WASHINGTON, D.C. -- Laundry workers, commercial fishermen and environmental and public health groups petitioned the EPA today urging the agency to provide health and safety protections from the endocrine-disrupting chemicals, nonyplphenol and nonylphenol ethoxylates (NPEs). The groups are calling for further health and safety studies, labeling of products containing the chemicals, and banning their use in industrial and consumer detergents, since safer alternatives are available. The chemicals are used principally in cleaning products and detergents.
The European Union has essentially banned the use of NPEs, and Canada set such strict standards for discharging NPEs into water as to force a shift to safer alternatives. The groups assembled today are calling on the EPA to follow these other countries' example.
"When fish change gender and develop sexual deformities because of the chemicals we discharge into our streams, it's a danger signal we should take very seriously," said Ed Hopkins, Director of the Sierra Club's Environmental Quality Program.
Even at low levels, NPEs are known to cause male fish to produce eggs, disrupt normal male-to-female sex ratios and harm the ability of fish to reproduce. Cases of such "intersexed" fish have been documented from the Potomac River to the Pacific coast. And although research into the human health effects of NPEs is limited, one study shows that exposure of the human placenta to NPEs byproduct, nonylphenol, may result in early termination of pregnancy and fetal growth defects.
Almost 400 million pounds of NPE products are produced in the U.S each year, yet the government has failed to analyze the potential health effects on the general public or workers who handle these products regularly. Nor has the EPA taken effective action to protect water quality from NPEs; it has ignored endocrine-disruption effects because its outdated 1985 guidelines do not recognize the relevant research.
"Some of the partial breakdown products of NPE are more toxic and persistent than the original substance," notes Philip Dickey, staff scientist at the Washington Toxics Coalition. "Wastewater treatment plants can remove much of the NPE but they discharge these toxic byproducts. If you add up the toxicity of all the little pieces, it can be significant. We need to stop using chemicals with these kinds of properties."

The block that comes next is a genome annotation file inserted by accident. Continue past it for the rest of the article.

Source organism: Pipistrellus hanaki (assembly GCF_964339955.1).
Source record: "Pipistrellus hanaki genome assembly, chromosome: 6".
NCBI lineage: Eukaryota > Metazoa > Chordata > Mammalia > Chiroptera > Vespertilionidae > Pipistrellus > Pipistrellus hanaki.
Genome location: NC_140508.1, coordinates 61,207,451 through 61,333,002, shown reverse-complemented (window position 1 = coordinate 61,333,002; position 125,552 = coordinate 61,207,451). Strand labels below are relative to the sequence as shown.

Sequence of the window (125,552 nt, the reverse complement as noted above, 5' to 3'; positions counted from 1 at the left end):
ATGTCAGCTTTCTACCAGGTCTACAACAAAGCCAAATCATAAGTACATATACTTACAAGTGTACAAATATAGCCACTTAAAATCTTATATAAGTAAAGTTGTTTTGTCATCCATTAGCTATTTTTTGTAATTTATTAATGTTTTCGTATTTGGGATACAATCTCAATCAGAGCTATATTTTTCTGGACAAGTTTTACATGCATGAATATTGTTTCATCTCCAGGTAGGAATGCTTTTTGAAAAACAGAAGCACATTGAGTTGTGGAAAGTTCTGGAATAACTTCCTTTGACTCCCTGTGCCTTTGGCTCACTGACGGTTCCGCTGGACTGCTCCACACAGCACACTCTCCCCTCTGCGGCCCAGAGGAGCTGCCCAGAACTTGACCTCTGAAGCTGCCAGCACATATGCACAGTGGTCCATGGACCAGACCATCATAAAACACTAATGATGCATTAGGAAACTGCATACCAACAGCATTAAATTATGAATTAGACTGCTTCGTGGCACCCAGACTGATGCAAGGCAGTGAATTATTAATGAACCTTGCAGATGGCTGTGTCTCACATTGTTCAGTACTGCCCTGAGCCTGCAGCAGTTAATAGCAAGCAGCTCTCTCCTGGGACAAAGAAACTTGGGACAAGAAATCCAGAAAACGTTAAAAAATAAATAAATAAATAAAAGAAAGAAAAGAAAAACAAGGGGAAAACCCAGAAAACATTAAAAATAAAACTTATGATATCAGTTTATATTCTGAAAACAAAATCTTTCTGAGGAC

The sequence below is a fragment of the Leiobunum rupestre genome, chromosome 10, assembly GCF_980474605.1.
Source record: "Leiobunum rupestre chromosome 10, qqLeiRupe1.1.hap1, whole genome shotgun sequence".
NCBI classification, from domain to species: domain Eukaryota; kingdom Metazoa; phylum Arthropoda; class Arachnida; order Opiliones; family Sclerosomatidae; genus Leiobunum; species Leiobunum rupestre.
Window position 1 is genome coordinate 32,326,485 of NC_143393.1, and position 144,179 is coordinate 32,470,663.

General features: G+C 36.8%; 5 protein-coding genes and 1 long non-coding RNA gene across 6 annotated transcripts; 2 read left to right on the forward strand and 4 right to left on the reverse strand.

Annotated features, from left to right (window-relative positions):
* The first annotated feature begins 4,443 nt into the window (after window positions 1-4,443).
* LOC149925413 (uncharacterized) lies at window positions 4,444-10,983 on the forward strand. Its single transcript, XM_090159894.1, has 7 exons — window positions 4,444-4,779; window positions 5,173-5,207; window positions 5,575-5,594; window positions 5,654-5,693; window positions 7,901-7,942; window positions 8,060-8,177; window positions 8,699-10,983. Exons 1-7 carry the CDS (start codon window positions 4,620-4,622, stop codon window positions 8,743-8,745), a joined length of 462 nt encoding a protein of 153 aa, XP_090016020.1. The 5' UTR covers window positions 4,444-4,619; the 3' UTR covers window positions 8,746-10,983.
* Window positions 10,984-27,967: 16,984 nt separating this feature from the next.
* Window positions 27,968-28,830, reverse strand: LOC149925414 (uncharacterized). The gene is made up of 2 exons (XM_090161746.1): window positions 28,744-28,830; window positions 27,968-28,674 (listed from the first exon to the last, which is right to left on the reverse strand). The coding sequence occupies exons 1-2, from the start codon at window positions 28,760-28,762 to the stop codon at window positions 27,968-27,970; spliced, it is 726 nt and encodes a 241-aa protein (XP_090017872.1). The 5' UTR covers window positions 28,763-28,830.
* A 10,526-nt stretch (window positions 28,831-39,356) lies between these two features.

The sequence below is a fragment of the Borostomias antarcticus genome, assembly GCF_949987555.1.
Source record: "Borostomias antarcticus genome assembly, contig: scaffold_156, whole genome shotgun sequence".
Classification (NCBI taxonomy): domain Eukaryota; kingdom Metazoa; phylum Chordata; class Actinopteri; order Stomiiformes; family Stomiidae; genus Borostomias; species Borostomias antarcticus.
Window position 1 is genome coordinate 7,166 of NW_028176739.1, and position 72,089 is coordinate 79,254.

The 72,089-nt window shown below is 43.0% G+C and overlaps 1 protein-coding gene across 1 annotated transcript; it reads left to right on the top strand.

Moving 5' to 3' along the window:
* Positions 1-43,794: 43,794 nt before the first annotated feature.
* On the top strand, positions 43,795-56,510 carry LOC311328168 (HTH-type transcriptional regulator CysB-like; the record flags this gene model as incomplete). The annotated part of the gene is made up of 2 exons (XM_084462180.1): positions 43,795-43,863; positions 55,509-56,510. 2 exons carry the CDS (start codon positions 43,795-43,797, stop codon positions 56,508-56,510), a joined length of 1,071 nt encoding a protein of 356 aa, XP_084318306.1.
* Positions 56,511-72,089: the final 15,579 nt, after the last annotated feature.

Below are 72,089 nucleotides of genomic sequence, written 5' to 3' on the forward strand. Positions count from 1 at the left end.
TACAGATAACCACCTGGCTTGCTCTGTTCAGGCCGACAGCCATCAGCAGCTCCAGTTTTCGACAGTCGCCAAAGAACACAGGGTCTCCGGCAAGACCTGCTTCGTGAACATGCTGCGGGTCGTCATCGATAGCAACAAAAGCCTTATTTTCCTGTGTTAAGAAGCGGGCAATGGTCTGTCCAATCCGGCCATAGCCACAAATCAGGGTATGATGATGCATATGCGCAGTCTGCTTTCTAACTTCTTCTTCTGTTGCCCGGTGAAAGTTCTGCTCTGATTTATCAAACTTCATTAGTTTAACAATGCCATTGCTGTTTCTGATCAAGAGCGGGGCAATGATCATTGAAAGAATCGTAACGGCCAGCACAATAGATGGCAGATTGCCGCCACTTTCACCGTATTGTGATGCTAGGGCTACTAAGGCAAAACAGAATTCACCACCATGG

Studies have demonstrated that tiny amounts of NPEs in water - less than one part per billion - harm rainbow trout, salmon, oysters and winter flounder. "Continuing to allow these chemicals
continued into our waters could severely harm the future of the fishing industry," said Zeke Grader, Executive Director of the Pacific Coast Federation of Fishermen's Associations.
"Fish are not the proverbial canaries in the coal mine, but they do warn us of the toxicity of NPEs, which can be especially threatening to vulnerable populations like developing children," noted Dr. Michael McCally, Executive Director of Physicians for Social Responsibility.
"Tens of thousands of workers may be exposed to these harmful chemicals each day," said Eric Frumin, Director of the Health and Safety Program at UNITE HERE, the predominant North American union representing laundry workers. "Despite the overwhelming proof that NPEs are highly toxic, the industrial laundry industry - aided and abetted by its chemical suppliers - continues to promote the use of these hazardous products. It's time for the federal government to take action, and for industry leaders like Cintas Corporation to voluntarily eliminate these dangerous emissions."
"There are viable, readily available alternatives that do not contain endocrine disruptors," said the Environmental Law and Policy Center's Albert Ettinger. "Corporations like Procter & Gamble and Unilever do not use NPEs, and Wal-Mart has asked its suppliers to use safer alternatives. There is no reason why the federal government should not act - as other nations have - to protect its citizens from these harmful pollutants."
Petitioners include the Sierra Club, Environmental Law and Policy Center, UNITE HERE, Washington Toxics Coalition, Environmental Law and Policy Center, Physicians for Social Responsibility and the Pacific Coast Federation of Fishermen's Associations.
Views expressed in this article do not necessarily reflect those of UnderwaterTimes.com, its staff or its advertisers.